January 07 2013
As in other fields of human endeavour, skulduggery in the food world is most inventive when the rewards are greatest. Just as nobody would forge a £5 note any more, so no one would go to the trouble of faking a parsnip.
For caviar, though, caveat emptor: who knows what dodgy paddlefish eggs (or worse) might lurk in your shiny tin? And when it comes to saffron, the world’s priciest spice, how many of your precious stigmas are actually pomegranate fibres?
But, especially at this time of year, it is the truffle – specifically tuber magnatum pico, the white truffle – that inspires the most chicanery. Tales abound of blood feuds and poisoned dogs, while dealers have been known to rub the distinctive ochre soil from Alba over inferior truffles from eastern Europe, or spray them with ersatz aroma.
Far easier, I think, to let a reputable restaurateur do the choosing on your behalf: Sam Harris, for example, chef/patron of the excellent Zucca restaurant in London’s Bermondsey. Like Jacob Kenedy at Soho’s brilliant Bocca di Lupo and Andy Needham, head chef of Zafferano in Mayfair (both are also splendid places to sample truffle, by the way), Harris is an Englishman with a profound love for Italian food. His peerless truffle menu includes a white risotto, made with carnaroli rice and chicken stock; carne cruda all’albese, thinly sliced raw beef or veal; tajarin, the springy, egg-rich, orange-hued Piemontese pasta; and a brace of eggs, scrambled or fried. Each dish is adorned, of course, with heavenly shavings of white truffle.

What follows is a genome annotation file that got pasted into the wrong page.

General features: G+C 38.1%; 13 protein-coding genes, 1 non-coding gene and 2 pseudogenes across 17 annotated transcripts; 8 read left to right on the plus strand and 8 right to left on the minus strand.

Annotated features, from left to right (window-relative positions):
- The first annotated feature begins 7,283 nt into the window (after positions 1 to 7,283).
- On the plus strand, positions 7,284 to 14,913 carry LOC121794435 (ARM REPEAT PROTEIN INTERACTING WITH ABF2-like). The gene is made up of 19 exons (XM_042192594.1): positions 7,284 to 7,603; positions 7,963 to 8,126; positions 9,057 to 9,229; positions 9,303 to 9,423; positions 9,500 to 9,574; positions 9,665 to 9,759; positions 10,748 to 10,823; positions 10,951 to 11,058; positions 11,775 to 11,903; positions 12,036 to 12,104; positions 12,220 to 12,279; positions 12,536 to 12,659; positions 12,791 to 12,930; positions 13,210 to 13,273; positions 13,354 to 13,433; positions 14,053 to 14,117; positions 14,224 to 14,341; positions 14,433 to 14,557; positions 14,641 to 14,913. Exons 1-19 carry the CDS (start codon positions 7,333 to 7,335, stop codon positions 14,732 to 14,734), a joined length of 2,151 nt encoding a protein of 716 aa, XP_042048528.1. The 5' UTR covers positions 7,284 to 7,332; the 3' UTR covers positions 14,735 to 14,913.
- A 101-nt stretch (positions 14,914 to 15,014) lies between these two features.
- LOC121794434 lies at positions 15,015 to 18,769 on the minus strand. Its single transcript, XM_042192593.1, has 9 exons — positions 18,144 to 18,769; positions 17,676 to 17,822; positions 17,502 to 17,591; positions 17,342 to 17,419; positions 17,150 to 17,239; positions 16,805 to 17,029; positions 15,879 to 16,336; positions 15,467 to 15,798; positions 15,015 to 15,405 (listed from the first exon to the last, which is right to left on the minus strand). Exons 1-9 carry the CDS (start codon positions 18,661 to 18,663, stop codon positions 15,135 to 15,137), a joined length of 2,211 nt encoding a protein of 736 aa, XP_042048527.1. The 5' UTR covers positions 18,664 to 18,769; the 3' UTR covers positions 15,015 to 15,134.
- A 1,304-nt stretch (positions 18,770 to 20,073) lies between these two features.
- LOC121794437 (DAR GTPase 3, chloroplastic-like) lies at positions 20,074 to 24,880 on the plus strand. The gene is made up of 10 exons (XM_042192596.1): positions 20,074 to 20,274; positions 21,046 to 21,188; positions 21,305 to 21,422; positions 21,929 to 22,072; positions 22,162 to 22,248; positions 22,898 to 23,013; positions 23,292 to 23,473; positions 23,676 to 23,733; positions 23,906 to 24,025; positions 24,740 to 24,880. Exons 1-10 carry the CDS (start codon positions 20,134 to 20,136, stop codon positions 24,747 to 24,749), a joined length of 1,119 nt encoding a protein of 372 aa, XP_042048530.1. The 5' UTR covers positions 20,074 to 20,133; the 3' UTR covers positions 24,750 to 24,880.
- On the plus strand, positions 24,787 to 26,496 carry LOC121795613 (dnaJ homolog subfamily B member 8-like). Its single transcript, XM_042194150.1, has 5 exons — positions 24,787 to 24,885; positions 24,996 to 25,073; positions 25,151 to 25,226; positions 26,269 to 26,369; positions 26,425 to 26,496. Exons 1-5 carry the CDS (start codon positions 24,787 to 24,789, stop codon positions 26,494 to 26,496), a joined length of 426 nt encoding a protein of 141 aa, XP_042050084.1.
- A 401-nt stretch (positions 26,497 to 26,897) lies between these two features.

The pezzo forte of his truffle menu, however, is vincisgrassi, a sumptuous dish from Le Marche, made famous in this country by Franco Taruschio, erstwhile proprietor of The Walnut Tree Inn, near Abergavenny, and Britain’s great trailblazer for authentic Italian food. If the white truffle likes fat – eggs and cream in particular – then it absolutely adores vincisgrassi: layers of fresh pasta, béchamel, Parma or San Daniele ham, fresh porcini and plenty of Parmigiano Reggiano, pressed and baked, then – at Zucca – served in a square before being submerged by a blizzard of truffle. It is a dish to help one face the rigours of winter with equanimity.
Zucca also offers the opportunity to buy a white truffle for the whole table: several, of varying shapes and sizes, are presented for your inspection. Any that remains – try to save a little – can be taken home and used to perfume your breakfast eggs. A tip: rinse and dry a few eggs (from happy hens, naturally) to make the shells more porous, then leave them in a paper bag with your truffle overnight to soak up the scent. Simply scrambled, there is no better way to break one’s fast.